German elections: Centre-left narrowly wins against Merkel’s party

Germany’s centre-left Social Democrats have narrowly beaten the party of outgoing Chancellor Angela Merkel in federal elections, according to preliminary results.

SPD leader Olaf Scholz says he has a clear mandate to form a government, but his conservative rival, Armin Laschet, is determined to fight on.

The two parties have governed together for years but are unlikely to continue.

Instead the Greens and liberals are looking for a role in a new coalition.

The two parties attracted the most support from the under-30s, in an election dominated by climate change and by differing proposals on how to tackle it. The Greens made history with almost 15% of the vote, even though it was well short of their ambitions.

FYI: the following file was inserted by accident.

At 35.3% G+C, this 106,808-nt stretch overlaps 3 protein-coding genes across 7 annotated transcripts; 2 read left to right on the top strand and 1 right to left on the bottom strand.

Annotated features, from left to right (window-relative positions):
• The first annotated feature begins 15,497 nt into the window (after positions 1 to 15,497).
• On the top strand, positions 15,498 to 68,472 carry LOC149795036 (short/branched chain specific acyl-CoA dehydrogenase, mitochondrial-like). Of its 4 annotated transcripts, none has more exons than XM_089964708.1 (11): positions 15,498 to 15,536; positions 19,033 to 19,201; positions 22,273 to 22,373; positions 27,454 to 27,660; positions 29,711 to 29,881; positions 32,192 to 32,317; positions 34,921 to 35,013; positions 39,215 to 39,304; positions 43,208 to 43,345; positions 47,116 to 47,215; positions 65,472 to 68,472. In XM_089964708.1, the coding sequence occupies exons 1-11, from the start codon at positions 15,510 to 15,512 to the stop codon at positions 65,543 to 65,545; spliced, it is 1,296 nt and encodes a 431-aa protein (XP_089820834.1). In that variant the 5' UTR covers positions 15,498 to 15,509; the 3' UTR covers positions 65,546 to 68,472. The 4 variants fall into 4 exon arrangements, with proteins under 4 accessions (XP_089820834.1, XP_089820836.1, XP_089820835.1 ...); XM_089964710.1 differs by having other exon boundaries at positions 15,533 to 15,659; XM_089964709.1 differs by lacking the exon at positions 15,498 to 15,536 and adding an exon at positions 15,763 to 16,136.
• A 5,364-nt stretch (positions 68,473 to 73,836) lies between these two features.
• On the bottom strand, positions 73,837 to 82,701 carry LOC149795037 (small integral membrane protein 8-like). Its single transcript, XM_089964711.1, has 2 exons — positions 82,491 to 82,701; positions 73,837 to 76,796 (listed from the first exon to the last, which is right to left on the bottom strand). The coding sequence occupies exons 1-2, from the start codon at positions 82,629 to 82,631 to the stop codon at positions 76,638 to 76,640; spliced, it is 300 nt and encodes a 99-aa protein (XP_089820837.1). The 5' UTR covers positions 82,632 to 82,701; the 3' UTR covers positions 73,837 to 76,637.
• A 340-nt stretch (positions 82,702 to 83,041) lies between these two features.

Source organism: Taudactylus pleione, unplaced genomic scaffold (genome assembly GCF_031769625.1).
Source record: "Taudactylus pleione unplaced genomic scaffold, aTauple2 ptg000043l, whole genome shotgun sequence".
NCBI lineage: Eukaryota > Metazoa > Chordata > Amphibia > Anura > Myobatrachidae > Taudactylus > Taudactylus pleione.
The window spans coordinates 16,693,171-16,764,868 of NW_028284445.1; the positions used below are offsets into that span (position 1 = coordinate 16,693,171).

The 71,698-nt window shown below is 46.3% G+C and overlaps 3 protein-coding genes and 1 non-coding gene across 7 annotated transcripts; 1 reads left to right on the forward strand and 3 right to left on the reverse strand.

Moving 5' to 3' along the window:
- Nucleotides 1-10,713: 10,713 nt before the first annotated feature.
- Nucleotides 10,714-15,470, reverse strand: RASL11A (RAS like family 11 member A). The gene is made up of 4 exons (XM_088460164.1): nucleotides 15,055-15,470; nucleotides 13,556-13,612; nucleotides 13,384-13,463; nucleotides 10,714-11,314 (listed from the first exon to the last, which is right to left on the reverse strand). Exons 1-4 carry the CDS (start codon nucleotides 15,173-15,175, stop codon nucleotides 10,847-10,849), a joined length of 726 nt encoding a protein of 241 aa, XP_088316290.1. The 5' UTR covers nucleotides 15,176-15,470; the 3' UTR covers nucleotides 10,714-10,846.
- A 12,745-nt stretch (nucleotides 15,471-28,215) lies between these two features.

It was the tightest race in years, bringing an end to the post-war domination of the two big parties – Mr Scholz’s SPD and his rival’s conservative Christian Democratic Union (CDU). For the centre-left it was a significant improvement on the last election, but for the conservatives it was their worst ever performance.

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